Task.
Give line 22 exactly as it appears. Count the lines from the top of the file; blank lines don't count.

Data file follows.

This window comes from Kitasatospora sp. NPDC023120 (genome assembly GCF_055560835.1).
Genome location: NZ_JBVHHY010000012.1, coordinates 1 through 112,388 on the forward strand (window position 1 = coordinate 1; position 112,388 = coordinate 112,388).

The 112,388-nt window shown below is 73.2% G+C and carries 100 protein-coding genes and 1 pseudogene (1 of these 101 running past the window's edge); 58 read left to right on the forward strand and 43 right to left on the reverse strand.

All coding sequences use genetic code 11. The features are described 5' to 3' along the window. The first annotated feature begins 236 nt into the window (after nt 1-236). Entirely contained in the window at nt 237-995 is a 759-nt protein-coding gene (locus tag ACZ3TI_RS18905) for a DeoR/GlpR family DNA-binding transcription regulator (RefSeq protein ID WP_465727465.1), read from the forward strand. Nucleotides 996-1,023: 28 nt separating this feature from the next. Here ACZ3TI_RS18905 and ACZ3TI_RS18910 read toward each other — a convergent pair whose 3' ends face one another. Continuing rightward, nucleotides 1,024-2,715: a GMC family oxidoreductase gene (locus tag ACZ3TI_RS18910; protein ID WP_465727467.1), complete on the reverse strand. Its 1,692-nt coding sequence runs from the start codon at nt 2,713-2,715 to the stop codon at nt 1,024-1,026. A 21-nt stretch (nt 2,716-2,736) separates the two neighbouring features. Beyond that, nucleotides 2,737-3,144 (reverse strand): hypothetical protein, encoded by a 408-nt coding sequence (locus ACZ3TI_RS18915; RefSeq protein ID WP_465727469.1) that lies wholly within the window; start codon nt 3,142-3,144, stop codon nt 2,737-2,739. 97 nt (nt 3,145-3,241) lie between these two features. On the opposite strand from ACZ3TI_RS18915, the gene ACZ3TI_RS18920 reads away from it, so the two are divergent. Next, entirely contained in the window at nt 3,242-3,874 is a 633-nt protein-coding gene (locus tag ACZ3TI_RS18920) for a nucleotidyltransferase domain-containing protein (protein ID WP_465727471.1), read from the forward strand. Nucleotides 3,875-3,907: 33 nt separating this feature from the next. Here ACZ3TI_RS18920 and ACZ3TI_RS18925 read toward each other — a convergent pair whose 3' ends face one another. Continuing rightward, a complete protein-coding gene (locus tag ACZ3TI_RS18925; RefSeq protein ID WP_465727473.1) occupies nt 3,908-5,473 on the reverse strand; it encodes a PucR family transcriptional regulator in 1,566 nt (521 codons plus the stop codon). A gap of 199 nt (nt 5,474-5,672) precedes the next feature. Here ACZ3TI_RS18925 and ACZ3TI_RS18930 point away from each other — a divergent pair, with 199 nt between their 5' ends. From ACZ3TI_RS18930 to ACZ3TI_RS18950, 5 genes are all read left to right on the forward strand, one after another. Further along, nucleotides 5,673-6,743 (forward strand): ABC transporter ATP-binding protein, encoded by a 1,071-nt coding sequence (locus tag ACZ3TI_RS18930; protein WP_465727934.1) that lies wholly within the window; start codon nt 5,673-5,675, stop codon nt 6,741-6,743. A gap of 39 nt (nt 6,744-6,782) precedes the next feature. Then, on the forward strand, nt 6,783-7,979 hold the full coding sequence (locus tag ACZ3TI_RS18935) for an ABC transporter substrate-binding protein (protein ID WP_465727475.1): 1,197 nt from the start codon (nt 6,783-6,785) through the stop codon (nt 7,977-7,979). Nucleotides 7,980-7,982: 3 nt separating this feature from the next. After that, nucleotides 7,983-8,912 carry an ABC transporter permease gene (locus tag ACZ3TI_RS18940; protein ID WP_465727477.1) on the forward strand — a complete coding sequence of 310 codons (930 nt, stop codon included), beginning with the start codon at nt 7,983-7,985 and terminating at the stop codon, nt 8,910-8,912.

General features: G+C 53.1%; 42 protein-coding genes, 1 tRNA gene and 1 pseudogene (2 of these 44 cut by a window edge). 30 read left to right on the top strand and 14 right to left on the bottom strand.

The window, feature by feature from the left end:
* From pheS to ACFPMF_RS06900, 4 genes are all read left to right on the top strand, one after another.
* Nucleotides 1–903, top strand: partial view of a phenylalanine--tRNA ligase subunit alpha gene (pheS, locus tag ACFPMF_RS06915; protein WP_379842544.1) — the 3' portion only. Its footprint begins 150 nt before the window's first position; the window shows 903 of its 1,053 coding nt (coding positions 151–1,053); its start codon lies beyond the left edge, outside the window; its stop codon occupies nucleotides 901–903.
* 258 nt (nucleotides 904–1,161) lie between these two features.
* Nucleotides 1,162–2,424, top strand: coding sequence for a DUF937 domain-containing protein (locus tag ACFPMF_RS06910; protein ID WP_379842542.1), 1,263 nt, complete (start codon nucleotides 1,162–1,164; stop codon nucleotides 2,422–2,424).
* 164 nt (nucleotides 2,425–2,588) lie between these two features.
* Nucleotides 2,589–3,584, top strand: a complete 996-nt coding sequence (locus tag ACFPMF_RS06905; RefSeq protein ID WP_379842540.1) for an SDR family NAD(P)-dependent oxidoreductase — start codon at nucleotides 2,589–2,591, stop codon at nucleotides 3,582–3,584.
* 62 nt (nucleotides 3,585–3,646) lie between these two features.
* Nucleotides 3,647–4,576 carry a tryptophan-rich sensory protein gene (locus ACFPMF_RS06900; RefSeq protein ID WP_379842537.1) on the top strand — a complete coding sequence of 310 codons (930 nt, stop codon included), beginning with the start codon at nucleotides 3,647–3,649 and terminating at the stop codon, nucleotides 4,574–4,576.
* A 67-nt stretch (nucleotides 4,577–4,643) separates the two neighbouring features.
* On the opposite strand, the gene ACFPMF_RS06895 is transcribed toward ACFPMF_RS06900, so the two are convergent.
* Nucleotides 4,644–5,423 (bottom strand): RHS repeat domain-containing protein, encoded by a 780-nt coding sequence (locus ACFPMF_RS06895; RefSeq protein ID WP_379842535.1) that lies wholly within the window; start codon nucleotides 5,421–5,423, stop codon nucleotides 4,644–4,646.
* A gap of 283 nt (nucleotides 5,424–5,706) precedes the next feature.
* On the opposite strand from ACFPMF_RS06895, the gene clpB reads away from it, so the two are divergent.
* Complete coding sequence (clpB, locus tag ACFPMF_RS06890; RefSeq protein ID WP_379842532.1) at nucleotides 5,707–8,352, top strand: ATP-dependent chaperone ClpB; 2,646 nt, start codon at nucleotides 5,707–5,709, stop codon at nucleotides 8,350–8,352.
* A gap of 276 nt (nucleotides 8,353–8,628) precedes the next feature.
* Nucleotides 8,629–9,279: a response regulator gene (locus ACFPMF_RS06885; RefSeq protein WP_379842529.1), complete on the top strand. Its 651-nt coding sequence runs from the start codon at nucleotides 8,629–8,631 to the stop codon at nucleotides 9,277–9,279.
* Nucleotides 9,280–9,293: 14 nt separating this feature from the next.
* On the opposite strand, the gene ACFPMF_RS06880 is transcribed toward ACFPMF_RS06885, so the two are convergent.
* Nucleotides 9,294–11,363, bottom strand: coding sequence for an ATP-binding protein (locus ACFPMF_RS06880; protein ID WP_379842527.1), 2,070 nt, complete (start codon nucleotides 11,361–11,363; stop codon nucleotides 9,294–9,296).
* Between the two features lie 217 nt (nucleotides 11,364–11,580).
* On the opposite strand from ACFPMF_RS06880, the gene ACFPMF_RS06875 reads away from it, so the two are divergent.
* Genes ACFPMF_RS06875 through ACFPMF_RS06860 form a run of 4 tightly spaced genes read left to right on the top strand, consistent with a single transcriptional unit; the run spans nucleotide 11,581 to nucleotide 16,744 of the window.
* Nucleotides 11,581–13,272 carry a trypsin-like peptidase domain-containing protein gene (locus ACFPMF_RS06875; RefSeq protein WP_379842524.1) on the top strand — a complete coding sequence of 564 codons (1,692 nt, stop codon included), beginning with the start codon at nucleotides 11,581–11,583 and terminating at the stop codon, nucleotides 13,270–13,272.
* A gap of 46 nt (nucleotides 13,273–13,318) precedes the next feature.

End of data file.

* Nucleotides 8,629–9,279: a response regulator gene (locus ACFPMF_RS06885; RefSeq protein WP_379842529.1), complete on the top strand. Its 651-nt coding sequence runs from the start codon at nucleotides 8,629–8,631 to the stop codon at nucleotides 9,277–9,279.